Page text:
So currently the situation looks a bit like this – Rewi works in the forestry industry. Over the last five years he has earned $250,000 averaging $50,000 a year. Before his salary arrives in his pocket he is automatically taxed close to $8,000 each year: a total of over $40,000 over the five years.

Meanwhile, Tracy is a property investor and pays zero tax on the $250,000 made on the sale of a rental house which they purchased five years ago.

Both Rewi and Tracy are making $50k income a year. Why treat one different to the other? 

Taxing the same income in quite different ways is doubly unfair because income from capital gains is very unevenly distributed. Research for the Tax Working Group estimated that 70 percent of the assets whose capital gains it proposes be taxed (which exclude the family home) are owned by the wealthiest 10 percent of households.  The bottom 70% have only 10% of those assets, and lowest income 30% just 1 percent. This subsidy given to a particular source of income overwhelmingly benefits the wealthy. Most households would be virtually untouched by this tax.

It is probably even worse than that. Some of the wealthiest individuals avoid paying existing taxes by effectively converting income from their private companies into untaxed capital gains.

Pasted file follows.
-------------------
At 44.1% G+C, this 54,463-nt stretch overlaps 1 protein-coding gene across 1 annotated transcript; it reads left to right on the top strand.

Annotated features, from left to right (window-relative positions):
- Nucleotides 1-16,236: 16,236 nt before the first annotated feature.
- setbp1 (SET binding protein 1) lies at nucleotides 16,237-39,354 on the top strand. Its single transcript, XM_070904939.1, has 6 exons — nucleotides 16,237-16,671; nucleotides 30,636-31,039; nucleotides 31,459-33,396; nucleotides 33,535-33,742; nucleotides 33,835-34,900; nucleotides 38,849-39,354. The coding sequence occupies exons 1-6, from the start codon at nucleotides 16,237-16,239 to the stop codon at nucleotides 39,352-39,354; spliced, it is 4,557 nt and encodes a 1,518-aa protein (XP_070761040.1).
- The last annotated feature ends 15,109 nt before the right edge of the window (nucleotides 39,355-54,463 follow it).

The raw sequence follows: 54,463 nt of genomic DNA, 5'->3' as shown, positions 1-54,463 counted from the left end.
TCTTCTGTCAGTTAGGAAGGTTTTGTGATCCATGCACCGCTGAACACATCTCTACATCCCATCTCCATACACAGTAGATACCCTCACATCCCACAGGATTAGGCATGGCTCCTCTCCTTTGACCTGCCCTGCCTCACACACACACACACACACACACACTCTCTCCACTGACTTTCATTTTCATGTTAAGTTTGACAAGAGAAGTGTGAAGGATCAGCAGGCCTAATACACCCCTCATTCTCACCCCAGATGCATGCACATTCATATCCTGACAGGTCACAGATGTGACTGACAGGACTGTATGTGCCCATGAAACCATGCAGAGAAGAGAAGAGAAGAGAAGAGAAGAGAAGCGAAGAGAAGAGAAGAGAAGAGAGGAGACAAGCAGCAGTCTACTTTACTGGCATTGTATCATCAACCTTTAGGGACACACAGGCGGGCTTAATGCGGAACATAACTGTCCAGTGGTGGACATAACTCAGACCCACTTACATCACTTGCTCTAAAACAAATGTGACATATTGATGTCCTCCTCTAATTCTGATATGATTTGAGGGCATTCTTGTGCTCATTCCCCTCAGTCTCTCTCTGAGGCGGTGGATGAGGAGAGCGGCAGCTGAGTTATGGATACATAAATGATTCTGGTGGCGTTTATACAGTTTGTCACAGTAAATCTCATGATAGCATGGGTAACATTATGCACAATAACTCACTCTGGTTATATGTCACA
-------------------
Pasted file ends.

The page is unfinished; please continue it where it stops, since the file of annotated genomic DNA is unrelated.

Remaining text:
Some argue that income from capital gains should be taxed at a lower rate than other income. Previous Governments have disagreed with this, including the bright line test brought in by National. It would leave loopholes that are used to avoid other taxes and most of the unfairness. US billionaire Warren Buffett, who advocates higher taxes on the rich, complained that he was probably paying a lower tax rate than his secretary because most of his income comes from capital gains, taxed at only 20 percent, while hers came from wages.

We currently subsidise over-investment in assets like urban land whose capital gains provide a tax-free return but don’t add to our productive capacity. This is a drag on productivity and encourages rocketing property prices. Some are concerned that it would make other investment less attractive. I am not convinced. Firstly, New Zealand reduced taxes on capital income in the 1980s and again in 2008 and 2010, yet its poor productivity and investment performance has deteriorated over that period. The impact of taxation is very small. Secondly, the higher taxes will be paid by investments with a high capital gains component – often a heavy loading in land. It is those we want to rebalance away from. Most OECD countries tax income from capital gains and that has not stopped them having superior productivity performances to New Zealand.

Taxing the income from capital gains would provide a modest but useful source of revenue for the government, which is currently facing huge needs in a long list of creaking and understaffed public services and infrastructure. Though variable from year to year, Treasury estimates that it would rise to increase revenue by about 4 percent on average.  

It would add to the fairness of our tax system, make New Zealand a fairer society and help make our economy more productive and less burdened by speculation.